#1
If a song doesn't involve the blues scale, why is it called a blues song? Basically, what classifies a song as blues?

Also, what scale(s) does Jazz use?
#2
Jazz uses any scale you want, and no, blues doesn't neccesarily involve the blues scale, it's just that the blues scale is the archetypal sound that traditionally has made up the blues, just like in any music you can use any scale that you want as long as it sounds like what you want it to.
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#3
So I'm no music theory buff but I think I can begin to explain the answer to your question.

The blues is a style of music, not just a scale. What makes the blues sound like the blues though I believe, is the timing and placement of certain chords. If you use certain chords in a key you use them in roman numeral form, I, IV for example. The pattern of the chords used is what gives a song a bluesy sound, as far as I know!
#4
I've been told the reason that the "blues scale" (minor pentatonic) is called the blues scale is because it is the closest thing that western music has to the pentatonic scales of the music of the Africans taken to America as slaves - it was noted that they always seemed to sing the 3rd and 7th degrees of the major scale flat. So thats why the 'blues scale' is the minor instead of major pentatonic. Don't know where the tritone came from though.
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#5
From what I've heard Philly is correct; It is a certain chord progression mixed with proper timing/placement that gives a bluesy sound, the scale was an afterthought.
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#6
Standard blues is the 1-3-5 chord progression of a major scale (I think) and usually uses just the minor pentatonic scales in that key and some major scale notes thrown in there. Also, it's important to use the note of the chord you're playing while soloing over a chord progression.
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#7
Quote by Suicidal_Brick
Standard blues is the 1-3-5 chord progression of a major scale (I think)


No. I IV V, usually dominants.

Also, as Mark Levine says in The Jazz Theory Book, the blues scale shows the limitations of traditional music theory, as it cannot really be explained by it.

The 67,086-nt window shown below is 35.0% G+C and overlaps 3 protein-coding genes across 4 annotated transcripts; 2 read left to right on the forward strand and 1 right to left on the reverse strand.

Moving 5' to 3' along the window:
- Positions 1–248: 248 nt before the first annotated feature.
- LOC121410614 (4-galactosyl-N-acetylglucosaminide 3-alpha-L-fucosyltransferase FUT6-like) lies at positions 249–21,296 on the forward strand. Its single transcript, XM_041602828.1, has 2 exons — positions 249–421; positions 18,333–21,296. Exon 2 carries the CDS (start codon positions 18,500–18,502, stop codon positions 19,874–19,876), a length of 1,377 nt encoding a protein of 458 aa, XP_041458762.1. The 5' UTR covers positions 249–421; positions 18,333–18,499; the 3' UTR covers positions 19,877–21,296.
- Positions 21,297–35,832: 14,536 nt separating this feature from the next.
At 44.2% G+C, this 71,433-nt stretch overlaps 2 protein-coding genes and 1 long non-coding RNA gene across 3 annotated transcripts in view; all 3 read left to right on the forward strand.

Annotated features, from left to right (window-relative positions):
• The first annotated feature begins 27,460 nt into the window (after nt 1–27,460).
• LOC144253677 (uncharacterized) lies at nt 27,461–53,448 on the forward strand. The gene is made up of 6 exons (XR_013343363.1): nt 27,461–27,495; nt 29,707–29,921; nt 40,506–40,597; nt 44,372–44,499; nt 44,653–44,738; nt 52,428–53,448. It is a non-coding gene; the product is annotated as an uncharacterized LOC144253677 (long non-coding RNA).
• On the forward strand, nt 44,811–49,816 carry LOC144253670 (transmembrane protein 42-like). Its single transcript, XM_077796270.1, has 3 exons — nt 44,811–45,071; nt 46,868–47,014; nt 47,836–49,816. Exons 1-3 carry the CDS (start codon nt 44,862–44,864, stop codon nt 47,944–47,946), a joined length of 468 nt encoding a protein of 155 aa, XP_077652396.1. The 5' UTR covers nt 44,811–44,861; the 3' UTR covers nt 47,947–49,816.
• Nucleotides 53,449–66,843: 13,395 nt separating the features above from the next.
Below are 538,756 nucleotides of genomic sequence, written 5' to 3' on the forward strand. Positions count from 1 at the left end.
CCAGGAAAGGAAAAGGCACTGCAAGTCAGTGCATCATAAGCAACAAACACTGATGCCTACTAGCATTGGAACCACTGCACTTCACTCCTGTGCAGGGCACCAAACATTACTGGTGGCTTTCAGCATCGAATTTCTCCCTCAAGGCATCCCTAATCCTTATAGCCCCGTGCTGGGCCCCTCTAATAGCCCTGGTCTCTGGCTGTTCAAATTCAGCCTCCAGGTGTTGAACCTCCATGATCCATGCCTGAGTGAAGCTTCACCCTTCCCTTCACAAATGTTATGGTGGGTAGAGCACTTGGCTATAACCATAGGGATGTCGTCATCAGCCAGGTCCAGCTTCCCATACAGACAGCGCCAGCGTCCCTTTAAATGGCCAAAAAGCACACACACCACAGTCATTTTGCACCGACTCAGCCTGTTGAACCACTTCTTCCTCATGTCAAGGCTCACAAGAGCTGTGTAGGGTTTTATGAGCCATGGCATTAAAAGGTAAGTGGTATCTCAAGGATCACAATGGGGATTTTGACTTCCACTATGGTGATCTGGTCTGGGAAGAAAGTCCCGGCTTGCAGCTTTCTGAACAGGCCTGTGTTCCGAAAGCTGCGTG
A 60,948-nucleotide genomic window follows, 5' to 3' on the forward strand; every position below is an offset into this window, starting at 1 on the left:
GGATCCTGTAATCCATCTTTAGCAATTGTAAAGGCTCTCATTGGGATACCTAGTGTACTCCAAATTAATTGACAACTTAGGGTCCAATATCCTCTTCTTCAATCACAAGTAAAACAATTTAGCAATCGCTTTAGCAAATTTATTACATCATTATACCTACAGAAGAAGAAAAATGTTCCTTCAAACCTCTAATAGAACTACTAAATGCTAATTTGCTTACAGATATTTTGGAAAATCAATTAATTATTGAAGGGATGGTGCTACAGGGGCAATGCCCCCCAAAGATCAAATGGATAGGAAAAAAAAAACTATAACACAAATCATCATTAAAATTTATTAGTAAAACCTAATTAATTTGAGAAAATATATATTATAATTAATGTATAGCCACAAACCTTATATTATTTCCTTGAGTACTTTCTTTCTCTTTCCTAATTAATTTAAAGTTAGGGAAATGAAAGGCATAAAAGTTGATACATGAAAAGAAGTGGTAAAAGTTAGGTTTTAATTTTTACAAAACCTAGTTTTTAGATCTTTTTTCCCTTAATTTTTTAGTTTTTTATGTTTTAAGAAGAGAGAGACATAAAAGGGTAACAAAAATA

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#8
but it really shouldn't...that music theory was written down to explain some of what makes classical music sound like it does. blues doesn't sound like it, so it shouldn't really fit into those writings.
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#9
Quote by sirpsycho85
but it really shouldn't...that music theory was written down to explain some of what makes classical music sound like it does. blues doesn't sound like it, so it shouldn't really fit into those writings.


Eh.... Right.
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#10
nope, no need for the blues scale...just about any minor one wil do, yyou cant really get the feel with a major scale, for exaple...the major pentatonic just doesnt have the blues sound.
#11
Quote by Mad_Rocker101
nope, no need for the blues scale...just about any minor one wil do, yyou cant really get the feel with a major scale, for exaple...the major pentatonic just doesnt have the blues sound.


Sure it does, if you use it correctly. The blues isn't all misery and heartbreak, and like any other field of music, you use different bits of scales to illustrates different moods.
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#12
Quote by Mad_Rocker101
nope, no need for the blues scale...just about any minor one wil do, yyou cant really get the feel with a major scale, for exaple...the major pentatonic just doesnt have the blues sound.


I think you probibly mean the standard major scale doesn't have that "blues" sound, which is correct to a large extent. However, the major pentatonic is just as commonly seen in blues as is the minor pentatonic. You'll find the best blues guitarist switch between them extremely often, with the majority of listeners actually not realising so (mostly non-guitarists).

Listen to some S.R.V and AC/DC for some examples of combining major and minor pentatonics.
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#13
Well, hypothetically you wouldn't need it, but if you're jamming with some blues musicians, then you need it.
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#14
Quote by hhsuey


Also, what scale(s) does Jazz use?


Almost every scale. Just follow the chords and chord changes. I love the sound of the altered scale, myxolydian scale and the blues scale (with the blue note...) sounds great too.
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#15
i thought the blues scale was explainied, the bluesy sad sound being the flat 3rd 7th (and sometimes 5th) degree of the scale being played (sometimes slowy bent up) to/over the major 3rd and 7th...
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#16
if you wanna get technical, yes the typical blues song consists of the I-IV-V, 12 bar progression played to a shuffle beat. and the licks are based on a blues scale, both major and minor. but what makes the blues is the feeling behind the music. to me, that's what makes a blues song no matter what scale or structure.
#18
Quote by Mad_Rocker101
nope, no need for the blues scale...just about any minor one wil do, you cant really get the feel with a major scale, for exaple...the major pentatonic just doesnt have the blues sound.



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#19
Quote by TUMFP
Blues isn't one progression. Blues is everything you can feel. If you can "feel" the music, it's a form of blues.


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